Expansion teams often find wins hard to find, and the first-year Cowboys were no exception. They lost their first 10 games, tied the Giants, and lost to the Lions to finish 0-11-1. Eddie LeBaron threw 25 interceptions as the starting quarterback, and no running back rushed for 400 yards for the season. Borden, at least, started all 12 games and had two fumble recoveries.

Life was a little better for the Cowboys in 1961. They improved to 4-9-1, beating Pittsburgh on Opening Day for the first win in franchise history. Dallas’ first draft choice was a defensive lineman named Bob Lilly, who became an all-time great.

That was it for Nate in Dallas, as the Cowboys cut him just before the start of the 1962 season and gave his starting spot to George Andrie. Luckily for Borden, teams were always looking for players what with the American Football League around. Borden soon signed with the Buffalo Bills to provide some depth of the defensive line. Alas, he suffered a knee injury and only played three games for the Bills. Borden signed with the Bills for another year in 1963, but was quickly cut in training camp. He signed with the Toronto Argonauts of the Canadian Football League in July of 1963, but he only lasted two weeks before his release.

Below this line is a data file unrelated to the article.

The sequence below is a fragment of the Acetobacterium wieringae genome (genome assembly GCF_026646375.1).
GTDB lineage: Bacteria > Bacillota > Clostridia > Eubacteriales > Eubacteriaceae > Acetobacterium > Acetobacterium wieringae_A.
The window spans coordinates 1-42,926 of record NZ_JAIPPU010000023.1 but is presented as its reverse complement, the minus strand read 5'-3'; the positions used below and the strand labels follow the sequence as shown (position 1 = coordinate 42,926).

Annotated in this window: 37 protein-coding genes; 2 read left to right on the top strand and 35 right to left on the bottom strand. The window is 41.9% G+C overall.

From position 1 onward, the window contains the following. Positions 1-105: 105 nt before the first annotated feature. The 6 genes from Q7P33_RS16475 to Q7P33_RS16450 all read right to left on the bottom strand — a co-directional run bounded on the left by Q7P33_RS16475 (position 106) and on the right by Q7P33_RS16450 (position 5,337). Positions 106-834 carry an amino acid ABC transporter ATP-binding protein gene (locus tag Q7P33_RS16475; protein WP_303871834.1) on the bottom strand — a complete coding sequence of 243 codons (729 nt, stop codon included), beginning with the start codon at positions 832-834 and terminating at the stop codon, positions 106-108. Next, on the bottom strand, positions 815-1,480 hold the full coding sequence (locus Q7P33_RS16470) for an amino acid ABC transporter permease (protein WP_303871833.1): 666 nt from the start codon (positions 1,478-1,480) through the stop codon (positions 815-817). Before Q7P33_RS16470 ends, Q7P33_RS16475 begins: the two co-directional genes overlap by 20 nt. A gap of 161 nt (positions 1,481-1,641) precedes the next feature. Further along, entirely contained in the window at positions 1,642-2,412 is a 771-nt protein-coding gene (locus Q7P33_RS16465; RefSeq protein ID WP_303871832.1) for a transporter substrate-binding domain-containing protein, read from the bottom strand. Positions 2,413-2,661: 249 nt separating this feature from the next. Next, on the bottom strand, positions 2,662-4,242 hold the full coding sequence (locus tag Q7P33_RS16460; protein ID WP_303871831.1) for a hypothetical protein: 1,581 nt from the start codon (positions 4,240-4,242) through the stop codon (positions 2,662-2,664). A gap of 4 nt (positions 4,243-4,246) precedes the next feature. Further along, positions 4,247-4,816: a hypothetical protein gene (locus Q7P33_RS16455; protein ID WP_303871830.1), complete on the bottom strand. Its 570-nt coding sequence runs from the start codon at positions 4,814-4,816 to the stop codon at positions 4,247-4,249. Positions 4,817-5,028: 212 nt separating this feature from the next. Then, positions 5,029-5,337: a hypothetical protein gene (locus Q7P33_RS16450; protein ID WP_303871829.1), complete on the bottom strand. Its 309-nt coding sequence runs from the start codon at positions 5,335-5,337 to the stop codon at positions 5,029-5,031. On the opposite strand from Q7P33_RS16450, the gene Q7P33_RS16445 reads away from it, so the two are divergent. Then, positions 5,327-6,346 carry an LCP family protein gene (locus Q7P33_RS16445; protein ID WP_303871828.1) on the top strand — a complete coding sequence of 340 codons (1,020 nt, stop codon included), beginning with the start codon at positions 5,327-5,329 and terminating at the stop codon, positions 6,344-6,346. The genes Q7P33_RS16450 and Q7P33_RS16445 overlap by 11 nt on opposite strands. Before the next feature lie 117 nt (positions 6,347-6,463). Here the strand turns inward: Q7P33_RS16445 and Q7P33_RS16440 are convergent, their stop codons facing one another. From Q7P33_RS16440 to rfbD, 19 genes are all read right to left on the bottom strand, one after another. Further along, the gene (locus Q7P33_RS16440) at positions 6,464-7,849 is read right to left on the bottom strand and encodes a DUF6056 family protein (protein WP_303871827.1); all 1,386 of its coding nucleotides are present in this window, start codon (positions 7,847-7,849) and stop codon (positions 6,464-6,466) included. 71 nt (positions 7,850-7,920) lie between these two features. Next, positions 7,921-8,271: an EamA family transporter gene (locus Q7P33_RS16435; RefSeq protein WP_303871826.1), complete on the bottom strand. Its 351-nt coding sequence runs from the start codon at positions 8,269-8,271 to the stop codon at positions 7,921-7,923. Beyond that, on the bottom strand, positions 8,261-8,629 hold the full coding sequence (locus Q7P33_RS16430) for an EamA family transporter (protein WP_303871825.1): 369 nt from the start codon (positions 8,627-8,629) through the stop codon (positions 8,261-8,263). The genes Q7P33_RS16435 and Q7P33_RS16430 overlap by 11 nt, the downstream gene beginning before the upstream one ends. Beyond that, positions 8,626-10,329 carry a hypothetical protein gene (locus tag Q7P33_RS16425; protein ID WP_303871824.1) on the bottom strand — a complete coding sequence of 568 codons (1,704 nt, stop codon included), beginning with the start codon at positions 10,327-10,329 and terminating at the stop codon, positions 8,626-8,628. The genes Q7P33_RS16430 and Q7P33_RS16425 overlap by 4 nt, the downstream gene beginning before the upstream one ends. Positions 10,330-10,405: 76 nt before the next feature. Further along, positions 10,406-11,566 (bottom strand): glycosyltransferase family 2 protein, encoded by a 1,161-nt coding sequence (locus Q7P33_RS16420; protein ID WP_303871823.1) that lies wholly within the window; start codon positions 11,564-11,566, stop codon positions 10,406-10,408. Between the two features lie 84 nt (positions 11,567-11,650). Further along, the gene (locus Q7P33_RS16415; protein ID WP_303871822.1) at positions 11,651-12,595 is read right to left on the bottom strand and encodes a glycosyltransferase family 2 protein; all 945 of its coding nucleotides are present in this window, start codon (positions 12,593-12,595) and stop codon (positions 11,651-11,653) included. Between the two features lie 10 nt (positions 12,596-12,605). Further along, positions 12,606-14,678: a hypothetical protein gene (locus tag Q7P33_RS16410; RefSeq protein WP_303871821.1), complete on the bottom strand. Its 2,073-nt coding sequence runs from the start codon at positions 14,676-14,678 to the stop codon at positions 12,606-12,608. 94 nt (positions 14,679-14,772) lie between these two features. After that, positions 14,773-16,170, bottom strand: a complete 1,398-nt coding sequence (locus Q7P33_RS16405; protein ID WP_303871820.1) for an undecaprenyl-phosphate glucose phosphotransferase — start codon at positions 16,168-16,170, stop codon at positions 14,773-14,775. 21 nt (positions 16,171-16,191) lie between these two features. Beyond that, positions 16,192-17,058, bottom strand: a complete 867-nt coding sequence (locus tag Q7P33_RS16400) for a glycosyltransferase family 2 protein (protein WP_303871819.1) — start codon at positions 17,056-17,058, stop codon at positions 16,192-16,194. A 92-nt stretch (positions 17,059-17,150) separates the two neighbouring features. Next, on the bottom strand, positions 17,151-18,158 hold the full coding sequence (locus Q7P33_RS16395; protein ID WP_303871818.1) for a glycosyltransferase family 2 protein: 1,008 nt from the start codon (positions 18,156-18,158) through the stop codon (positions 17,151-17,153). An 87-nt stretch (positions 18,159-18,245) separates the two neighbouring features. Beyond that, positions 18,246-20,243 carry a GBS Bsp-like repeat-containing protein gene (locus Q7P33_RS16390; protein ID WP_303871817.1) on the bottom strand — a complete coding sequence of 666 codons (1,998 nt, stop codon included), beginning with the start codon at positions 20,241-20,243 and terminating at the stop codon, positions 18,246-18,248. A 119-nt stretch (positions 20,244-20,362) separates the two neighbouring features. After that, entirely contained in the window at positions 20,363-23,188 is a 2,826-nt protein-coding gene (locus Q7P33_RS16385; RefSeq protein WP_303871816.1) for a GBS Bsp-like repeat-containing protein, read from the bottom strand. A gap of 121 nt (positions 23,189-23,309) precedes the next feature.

That action didn’t mean he was done with football. Borden already had done some scouting for the Cowboys in the offseason, and he moved into it after his playing days were over. Nate worked for the Packers and Bengals teams as well as United Scouting and the World Football League in that role. After that, Borden moved into government work. First,he had a job in Jersey City as an assistant to the mayor. Then Nate moved to Las Vegas, where he worked with Mayor Russ Dorn and served as the Officer of Urban Development.

Benson died on September 30, 1992.

Budd Bailey

Budd Bailey has been involved in almost every aspect of the local sports scene for the last 40 years. He worked for WEBR Radio, the Buffalo Sabres' public relations department and The Buffalo News during that time. In that time he covered virtually every aspect of the area's sports world, from high schools to the Bills and Sabres and everything in between. Along the way, Budd served as a play-by-play announcer for the Bisons, an analyst for the Stallions, and a talk-show host. He won the National Lacrosse League's Tom Borrelli Award as the media personality of the year in 2011, and was a finalist for that same award in 2017. Budd's seventh and eighth books, one on the Transcontinental Railroad and the other about Ichiro Suzuki, are scheduled to be released in the fall.